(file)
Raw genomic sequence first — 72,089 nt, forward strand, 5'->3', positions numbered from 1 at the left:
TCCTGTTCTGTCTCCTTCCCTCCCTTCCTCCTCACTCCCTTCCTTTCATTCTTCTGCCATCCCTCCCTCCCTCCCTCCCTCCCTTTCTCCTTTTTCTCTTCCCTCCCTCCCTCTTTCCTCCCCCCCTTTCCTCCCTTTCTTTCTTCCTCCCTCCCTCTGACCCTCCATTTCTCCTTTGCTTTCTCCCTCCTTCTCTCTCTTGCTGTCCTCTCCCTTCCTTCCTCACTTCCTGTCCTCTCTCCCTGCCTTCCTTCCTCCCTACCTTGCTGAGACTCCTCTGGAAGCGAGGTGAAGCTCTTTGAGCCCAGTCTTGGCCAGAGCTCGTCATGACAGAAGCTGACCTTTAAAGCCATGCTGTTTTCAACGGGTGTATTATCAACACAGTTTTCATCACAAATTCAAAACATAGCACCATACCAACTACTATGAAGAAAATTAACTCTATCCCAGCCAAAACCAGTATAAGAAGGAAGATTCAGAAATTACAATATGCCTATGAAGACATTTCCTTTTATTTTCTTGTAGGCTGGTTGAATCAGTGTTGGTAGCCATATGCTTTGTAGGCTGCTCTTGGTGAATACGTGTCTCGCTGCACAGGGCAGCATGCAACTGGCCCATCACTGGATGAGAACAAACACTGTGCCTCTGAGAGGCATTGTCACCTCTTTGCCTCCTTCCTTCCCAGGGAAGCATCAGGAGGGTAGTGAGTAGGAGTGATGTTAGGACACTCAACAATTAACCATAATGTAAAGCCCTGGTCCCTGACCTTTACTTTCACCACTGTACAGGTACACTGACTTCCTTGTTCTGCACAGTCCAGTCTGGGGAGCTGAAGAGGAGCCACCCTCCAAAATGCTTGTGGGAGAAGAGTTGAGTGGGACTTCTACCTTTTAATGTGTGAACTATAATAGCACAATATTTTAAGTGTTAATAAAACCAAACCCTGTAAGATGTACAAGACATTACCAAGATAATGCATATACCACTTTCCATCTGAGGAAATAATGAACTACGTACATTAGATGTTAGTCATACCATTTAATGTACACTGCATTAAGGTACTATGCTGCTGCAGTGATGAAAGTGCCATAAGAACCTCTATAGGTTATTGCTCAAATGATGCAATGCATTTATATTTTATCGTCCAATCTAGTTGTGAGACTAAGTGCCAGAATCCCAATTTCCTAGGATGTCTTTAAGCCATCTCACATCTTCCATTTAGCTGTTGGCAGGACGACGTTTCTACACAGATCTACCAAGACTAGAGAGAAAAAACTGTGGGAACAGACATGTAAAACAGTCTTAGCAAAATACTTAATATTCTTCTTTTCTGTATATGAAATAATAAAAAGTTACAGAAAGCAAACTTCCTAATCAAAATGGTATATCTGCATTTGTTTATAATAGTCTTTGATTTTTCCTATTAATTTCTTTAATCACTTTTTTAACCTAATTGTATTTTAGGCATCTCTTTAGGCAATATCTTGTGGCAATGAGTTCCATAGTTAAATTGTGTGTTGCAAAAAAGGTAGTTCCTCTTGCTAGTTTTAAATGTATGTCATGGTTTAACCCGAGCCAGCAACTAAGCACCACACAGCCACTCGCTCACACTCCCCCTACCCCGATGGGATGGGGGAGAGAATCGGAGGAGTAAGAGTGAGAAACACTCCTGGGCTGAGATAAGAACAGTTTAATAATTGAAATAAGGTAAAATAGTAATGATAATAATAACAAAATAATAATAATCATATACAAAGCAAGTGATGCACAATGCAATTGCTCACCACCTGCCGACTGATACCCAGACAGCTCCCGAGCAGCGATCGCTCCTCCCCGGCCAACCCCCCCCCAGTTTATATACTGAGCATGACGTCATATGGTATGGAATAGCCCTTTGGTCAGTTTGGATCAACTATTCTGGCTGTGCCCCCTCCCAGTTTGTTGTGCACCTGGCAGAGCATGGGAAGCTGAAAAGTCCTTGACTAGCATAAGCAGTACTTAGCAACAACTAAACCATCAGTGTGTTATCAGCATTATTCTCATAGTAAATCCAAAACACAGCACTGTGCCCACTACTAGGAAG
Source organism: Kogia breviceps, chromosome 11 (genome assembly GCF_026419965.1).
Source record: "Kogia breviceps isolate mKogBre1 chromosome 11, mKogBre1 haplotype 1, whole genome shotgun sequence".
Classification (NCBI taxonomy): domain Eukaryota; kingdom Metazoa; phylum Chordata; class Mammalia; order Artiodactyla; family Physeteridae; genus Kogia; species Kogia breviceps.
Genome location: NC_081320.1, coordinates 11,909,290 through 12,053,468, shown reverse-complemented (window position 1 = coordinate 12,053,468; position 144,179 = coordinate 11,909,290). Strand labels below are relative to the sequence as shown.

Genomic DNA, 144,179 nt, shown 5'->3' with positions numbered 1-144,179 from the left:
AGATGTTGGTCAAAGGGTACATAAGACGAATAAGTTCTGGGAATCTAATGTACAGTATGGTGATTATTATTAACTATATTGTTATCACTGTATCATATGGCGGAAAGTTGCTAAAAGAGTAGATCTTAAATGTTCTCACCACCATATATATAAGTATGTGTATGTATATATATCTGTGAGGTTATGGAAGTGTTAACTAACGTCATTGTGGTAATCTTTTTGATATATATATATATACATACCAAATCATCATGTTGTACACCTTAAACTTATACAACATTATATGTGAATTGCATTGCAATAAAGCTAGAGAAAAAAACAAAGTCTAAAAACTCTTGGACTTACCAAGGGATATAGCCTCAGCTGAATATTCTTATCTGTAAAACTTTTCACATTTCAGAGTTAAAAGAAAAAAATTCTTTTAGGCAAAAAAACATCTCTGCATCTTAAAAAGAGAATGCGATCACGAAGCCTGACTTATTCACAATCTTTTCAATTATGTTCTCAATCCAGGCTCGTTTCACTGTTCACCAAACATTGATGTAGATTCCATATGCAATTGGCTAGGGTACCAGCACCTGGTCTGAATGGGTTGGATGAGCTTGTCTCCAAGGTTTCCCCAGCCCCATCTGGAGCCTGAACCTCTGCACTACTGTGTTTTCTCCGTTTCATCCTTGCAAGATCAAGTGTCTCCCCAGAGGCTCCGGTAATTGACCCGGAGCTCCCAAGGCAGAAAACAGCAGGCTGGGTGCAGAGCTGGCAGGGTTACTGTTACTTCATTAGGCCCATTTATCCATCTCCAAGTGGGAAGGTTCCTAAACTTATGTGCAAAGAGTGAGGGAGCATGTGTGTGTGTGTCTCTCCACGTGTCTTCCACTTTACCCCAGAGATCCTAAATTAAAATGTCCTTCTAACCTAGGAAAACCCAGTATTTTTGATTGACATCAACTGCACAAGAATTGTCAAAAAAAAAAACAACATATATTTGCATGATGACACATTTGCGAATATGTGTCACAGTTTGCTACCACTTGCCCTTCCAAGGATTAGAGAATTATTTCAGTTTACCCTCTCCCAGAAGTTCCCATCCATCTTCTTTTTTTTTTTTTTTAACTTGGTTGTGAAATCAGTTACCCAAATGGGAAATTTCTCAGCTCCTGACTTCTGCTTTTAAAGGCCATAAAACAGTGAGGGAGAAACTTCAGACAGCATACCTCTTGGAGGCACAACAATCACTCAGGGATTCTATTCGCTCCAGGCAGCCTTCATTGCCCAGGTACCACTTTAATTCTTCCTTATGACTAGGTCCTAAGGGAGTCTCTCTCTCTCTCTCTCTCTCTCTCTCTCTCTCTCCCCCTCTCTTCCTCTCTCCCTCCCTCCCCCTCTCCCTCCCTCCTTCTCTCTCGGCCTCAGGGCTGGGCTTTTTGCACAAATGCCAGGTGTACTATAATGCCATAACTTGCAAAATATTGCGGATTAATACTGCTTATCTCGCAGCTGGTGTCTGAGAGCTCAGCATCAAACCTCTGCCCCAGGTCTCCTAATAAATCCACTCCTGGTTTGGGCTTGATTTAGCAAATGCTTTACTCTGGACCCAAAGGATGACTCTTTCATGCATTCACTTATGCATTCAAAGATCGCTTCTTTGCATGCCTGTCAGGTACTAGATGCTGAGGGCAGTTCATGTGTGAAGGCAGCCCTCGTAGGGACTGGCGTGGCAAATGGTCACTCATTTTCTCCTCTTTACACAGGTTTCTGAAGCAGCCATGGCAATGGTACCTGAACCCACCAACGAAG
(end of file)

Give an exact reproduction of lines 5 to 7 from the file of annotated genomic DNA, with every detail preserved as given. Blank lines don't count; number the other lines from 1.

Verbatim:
Classification (NCBI taxonomy): domain Eukaryota; kingdom Metazoa; phylum Chordata; class Mammalia; order Artiodactyla; family Physeteridae; genus Kogia; species Kogia breviceps.
Genome location: NC_081320.1, coordinates 11,909,290 through 12,053,468, shown reverse-complemented (window position 1 = coordinate 12,053,468; position 144,179 = coordinate 11,909,290). Strand labels below are relative to the sequence as shown.

Genomic DNA, 144,179 nt, shown 5'->3' with positions numbered 1-144,179 from the left: